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How to effectively keep track of diseases like COVID-19

An EU initiative is harnessing data mining and analytical techniques to utilise Big Data from multiple sources. This will improve the detection, monitoring and assessment of emerging diseases in Europe.

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As the impact and consequences of the coronavirus-related health crisis are being felt throughout the world, an international team of scientists is providing assistance to surveillance efforts aimed at tackling the outbreak. Partially supported by the EU-funded MOOD project, the team has issued several reports examining different aspects of the spread of COVID-19. In an article published in the journal ‘Science’, they utilised “a global metapopulation disease transmission model to project the impact of travel limitations on the national and international spread of the epidemic.” The article states: “The model is calibrated based on internationally reported cases, and shows that at the start of the travel ban from Wuhan on 23 January 2020, most Chinese cities had already received many infected travelers. The travel quarantine of Wuhan delayed the overall epidemic progression by only 3 to 5 days in Mainland China, but has a more marked effect at the international scale, where case importations were reduced by nearly 80% until mid February.” According to the results, “sustained 90% travel restrictions to and from Mainland China only modestly affect the epidemic trajectory unless combined with a 50% or higher reduction of transmission in the community.” The researchers emphasise that their analysis of the coronavirus “outbreak and the modeling assessment of the effects of travel limitations could be instrumental to national and international agencies for public health response planning.” The researchers also note that “while the Wuhan travel ban was initially effective at reducing international case importations, the number of cases observed outside Mainland China will resume its growth after 2-3 weeks from cases that originated elsewhere.” The scientists conclude that the extra “travel limitations up to 90% of the traffic have a modest effect unless paired with public health interventions and behavioral changes that achieve a considerable reduction in the disease transmissibility,” and emphasise that their results could help develop optimised containment schemes and mitigation policies both at national and international levels.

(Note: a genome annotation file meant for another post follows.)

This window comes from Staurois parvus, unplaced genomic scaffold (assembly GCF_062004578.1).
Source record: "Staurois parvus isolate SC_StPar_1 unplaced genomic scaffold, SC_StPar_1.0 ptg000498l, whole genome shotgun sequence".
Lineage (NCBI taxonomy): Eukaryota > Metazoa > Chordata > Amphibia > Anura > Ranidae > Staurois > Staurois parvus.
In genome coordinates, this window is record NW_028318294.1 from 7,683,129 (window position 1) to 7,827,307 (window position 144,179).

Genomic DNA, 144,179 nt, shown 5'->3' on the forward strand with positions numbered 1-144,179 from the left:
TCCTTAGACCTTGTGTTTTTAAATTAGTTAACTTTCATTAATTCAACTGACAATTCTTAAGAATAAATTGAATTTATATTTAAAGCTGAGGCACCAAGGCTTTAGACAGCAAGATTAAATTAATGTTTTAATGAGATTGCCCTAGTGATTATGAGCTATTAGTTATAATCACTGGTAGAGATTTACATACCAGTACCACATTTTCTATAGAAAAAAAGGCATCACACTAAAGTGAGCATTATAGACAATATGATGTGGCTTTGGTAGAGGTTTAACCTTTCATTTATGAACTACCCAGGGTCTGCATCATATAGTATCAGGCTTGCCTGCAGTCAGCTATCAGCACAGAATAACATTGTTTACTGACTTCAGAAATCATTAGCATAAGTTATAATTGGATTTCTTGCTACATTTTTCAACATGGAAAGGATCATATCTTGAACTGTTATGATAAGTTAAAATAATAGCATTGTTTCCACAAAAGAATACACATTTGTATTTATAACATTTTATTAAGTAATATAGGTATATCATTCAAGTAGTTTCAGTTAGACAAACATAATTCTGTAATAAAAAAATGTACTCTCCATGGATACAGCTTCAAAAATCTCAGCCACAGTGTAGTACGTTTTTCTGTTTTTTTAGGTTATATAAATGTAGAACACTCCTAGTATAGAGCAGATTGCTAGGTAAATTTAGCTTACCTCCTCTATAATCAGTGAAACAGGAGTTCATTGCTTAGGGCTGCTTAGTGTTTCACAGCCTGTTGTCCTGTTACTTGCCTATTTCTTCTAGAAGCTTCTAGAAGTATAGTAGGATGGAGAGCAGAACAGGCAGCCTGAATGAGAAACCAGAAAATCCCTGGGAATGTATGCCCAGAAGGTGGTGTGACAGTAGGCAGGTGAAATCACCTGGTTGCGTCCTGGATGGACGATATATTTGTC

Risks in Africa

Another study partially supported by MOOD examined the preparedness of African countries against the novel coronavirus. The preliminary manuscript, a preprint that hasn’t been peer reviewed yet, was made available on the free online and archive distribution server ‘medRxiv’. “We determined the countries’ capacity to detect and respond to cases with two indicators: preparedness, using the WHO [World Health Organization] International Health Regulation Monitoring and Evaluation Framework; and vulnerability, with the Infectious Disease Vulnerability Index.” The article states: “Countries at the highest importation risk (Egypt, Algeria, Republic of South Africa) have moderate to high capacity to respond to outbreaks. Countries at moderate risk (Nigeria, Ethiopia, Sudan, Angola, Tanzania, Ghana, Kenya) have variable capacity and high vulnerability.” The MOOD (MOnitoring Outbreak events for Disease surveillance in a data science context) project will end in December 2023. It will develop “a framework and visualisation platform allowing real-time analysis and interpretation of epidemiological and genetic data in combination with environmental and socio-economic covariates,” as noted on the project website. “MOOD output will be designed and developed with end users to assure their routine use during and beyond MOOD. They will be tested and fine-tuned on air-borne, vector-borne, water-borne model diseases, including anti-microbial resistance.” For more information, please see: MOOD project website


MOOD, COVID-19, coronavirus, epidemic, outbreak, disease, health

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